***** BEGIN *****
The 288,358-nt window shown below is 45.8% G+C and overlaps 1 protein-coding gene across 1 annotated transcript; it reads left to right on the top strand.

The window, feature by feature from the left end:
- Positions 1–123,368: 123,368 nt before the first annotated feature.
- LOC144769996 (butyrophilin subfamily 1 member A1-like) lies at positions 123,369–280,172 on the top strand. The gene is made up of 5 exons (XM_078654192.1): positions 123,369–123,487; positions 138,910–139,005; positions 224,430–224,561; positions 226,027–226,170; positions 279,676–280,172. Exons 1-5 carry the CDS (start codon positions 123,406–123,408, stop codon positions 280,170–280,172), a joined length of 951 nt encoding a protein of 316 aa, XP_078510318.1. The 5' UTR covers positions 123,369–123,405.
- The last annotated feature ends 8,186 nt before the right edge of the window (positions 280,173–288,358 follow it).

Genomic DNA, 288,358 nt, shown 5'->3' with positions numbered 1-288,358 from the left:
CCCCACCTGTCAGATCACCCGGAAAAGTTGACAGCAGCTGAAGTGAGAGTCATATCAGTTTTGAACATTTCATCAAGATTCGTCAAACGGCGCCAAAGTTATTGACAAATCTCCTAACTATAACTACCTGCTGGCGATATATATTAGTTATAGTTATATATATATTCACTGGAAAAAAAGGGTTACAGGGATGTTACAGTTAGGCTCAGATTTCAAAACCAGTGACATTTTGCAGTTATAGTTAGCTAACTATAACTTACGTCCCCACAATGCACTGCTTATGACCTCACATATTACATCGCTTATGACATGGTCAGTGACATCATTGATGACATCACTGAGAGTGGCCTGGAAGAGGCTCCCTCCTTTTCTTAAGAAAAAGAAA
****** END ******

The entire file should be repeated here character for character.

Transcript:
The 288,358-nt window shown below is 45.8% G+C and overlaps 1 protein-coding gene across 1 annotated transcript; it reads left to right on the top strand.

The window, feature by feature from the left end:
- Positions 1–123,368: 123,368 nt before the first annotated feature.
- LOC144769996 (butyrophilin subfamily 1 member A1-like) lies at positions 123,369–280,172 on the top strand. The gene is made up of 5 exons (XM_078654192.1): positions 123,369–123,487; positions 138,910–139,005; positions 224,430–224,561; positions 226,027–226,170; positions 279,676–280,172. Exons 1-5 carry the CDS (start codon positions 123,406–123,408, stop codon positions 280,170–280,172), a joined length of 951 nt encoding a protein of 316 aa, XP_078510318.1. The 5' UTR covers positions 123,369–123,405.
- The last annotated feature ends 8,186 nt before the right edge of the window (positions 280,173–288,358 follow it).

Genomic DNA, 288,358 nt, shown 5'->3' with positions numbered 1-288,358 from the left:
CCCCACCTGTCAGATCACCCGGAAAAGTTGACAGCAGCTGAAGTGAGAGTCATATCAGTTTTGAACATTTCATCAAGATTCGTCAAACGGCGCCAAAGTTATTGACAAATCTCCTAACTATAACTACCTGCTGGCGATATATATTAGTTATAGTTATATATATATTCACTGGAAAAAAAGGGTTACAGGGATGTTACAGTTAGGCTCAGATTTCAAAACCAGTGACATTTTGCAGTTATAGTTAGCTAACTATAACTTACGTCCCCACAATGCACTGCTTATGACCTCACATATTACATCGCTTATGACATGGTCAGTGACATCATTGATGACATCACTGAGAGTGGCCTGGAAGAGGCTCCCTCCTTTTCTTAAGAAAAAGAAA